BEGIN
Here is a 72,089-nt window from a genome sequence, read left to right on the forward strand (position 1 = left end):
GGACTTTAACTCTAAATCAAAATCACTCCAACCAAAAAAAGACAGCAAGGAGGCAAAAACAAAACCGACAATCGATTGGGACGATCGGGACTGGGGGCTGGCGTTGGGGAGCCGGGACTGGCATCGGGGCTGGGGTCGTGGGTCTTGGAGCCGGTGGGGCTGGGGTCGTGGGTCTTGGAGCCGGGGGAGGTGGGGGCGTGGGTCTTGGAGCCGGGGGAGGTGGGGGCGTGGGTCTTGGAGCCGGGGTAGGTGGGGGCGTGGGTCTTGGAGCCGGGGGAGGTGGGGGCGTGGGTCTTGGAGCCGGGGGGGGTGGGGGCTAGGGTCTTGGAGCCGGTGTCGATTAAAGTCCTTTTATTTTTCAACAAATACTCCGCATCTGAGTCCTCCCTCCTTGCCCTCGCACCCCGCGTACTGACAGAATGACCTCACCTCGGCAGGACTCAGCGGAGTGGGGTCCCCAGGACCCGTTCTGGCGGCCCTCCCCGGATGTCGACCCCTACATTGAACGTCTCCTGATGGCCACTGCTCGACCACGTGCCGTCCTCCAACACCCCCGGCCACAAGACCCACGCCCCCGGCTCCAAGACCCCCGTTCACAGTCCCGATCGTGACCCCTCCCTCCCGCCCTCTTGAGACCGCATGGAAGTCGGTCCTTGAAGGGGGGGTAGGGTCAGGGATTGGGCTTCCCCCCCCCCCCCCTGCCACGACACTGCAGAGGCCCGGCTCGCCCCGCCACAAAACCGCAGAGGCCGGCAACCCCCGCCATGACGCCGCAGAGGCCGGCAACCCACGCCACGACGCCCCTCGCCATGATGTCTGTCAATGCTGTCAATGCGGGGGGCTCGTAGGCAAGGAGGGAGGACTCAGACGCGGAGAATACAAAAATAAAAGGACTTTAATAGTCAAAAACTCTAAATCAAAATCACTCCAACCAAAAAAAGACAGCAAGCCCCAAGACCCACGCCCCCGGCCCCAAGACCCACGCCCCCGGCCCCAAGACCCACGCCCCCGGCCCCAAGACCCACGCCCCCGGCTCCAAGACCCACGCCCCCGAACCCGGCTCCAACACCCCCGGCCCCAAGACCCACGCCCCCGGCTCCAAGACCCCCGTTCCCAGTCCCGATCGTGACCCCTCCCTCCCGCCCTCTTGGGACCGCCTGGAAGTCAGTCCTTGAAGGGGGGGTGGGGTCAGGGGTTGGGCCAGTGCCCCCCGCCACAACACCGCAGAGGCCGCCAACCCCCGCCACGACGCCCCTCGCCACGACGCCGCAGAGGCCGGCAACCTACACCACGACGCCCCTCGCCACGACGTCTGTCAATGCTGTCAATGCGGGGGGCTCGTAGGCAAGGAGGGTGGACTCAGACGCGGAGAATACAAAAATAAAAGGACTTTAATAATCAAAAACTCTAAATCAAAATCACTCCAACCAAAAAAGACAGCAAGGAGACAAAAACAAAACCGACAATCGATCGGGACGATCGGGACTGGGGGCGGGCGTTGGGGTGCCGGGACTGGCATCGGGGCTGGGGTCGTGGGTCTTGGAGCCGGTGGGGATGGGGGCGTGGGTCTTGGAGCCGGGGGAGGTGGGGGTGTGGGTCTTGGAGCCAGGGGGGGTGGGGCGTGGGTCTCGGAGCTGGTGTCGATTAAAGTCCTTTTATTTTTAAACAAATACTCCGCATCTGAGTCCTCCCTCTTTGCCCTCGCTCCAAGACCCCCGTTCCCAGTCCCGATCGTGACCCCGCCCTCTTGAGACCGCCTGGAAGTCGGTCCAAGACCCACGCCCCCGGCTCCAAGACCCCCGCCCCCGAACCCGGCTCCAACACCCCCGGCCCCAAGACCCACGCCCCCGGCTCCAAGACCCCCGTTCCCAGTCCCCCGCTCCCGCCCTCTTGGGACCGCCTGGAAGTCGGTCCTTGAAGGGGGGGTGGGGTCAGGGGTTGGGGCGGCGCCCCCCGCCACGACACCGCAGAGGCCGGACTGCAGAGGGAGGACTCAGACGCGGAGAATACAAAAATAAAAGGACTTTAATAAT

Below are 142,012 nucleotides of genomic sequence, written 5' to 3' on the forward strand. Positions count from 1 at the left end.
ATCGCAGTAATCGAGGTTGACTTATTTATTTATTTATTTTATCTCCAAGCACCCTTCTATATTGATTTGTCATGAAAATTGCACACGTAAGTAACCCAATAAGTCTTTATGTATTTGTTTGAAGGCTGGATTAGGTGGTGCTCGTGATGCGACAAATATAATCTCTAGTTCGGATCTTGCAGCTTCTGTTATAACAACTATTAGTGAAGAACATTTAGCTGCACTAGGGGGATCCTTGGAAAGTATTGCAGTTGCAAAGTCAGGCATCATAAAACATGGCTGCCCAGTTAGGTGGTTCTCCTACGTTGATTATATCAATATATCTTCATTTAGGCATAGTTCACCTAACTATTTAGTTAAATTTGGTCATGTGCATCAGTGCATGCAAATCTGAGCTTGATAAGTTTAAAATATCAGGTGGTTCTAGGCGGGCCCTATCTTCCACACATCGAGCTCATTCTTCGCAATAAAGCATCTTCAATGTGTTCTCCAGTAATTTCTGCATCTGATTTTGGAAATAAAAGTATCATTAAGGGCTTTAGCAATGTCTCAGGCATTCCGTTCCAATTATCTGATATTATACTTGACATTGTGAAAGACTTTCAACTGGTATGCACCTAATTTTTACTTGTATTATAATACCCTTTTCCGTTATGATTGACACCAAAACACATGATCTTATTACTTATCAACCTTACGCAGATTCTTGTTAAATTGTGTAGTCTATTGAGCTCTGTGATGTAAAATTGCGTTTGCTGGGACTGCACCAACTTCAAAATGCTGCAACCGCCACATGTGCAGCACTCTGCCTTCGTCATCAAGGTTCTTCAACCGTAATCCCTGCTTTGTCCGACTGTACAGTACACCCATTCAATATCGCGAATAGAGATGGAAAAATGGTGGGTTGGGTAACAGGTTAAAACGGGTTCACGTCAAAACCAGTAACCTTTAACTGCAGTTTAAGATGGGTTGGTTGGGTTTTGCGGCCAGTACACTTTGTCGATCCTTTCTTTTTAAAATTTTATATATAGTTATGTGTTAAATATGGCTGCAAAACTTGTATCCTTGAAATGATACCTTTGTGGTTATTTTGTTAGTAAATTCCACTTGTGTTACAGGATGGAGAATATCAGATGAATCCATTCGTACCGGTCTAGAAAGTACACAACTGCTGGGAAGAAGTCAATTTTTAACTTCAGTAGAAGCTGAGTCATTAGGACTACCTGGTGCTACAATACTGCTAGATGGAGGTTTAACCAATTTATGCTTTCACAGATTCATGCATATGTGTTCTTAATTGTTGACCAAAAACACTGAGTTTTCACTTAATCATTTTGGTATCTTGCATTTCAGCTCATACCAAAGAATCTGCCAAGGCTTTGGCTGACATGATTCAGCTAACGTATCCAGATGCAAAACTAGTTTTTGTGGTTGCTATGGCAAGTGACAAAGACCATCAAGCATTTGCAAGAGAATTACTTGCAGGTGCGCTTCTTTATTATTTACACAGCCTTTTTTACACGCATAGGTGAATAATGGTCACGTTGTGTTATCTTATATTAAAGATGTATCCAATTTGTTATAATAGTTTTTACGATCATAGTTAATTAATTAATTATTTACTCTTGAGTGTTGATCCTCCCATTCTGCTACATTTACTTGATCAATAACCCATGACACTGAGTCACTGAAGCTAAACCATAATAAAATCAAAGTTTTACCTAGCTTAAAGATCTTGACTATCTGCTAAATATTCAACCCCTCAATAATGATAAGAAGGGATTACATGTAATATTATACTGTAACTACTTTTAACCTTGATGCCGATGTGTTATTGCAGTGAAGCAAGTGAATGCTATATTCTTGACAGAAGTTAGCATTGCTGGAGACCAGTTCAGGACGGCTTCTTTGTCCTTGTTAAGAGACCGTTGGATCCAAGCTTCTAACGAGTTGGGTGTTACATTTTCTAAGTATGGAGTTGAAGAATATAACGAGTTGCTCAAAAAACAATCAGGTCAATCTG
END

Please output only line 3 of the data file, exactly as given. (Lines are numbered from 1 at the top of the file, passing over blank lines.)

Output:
Below are 142,012 nucleotides of genomic sequence, written 5' to 3' on the forward strand. Positions count from 1 at the left end.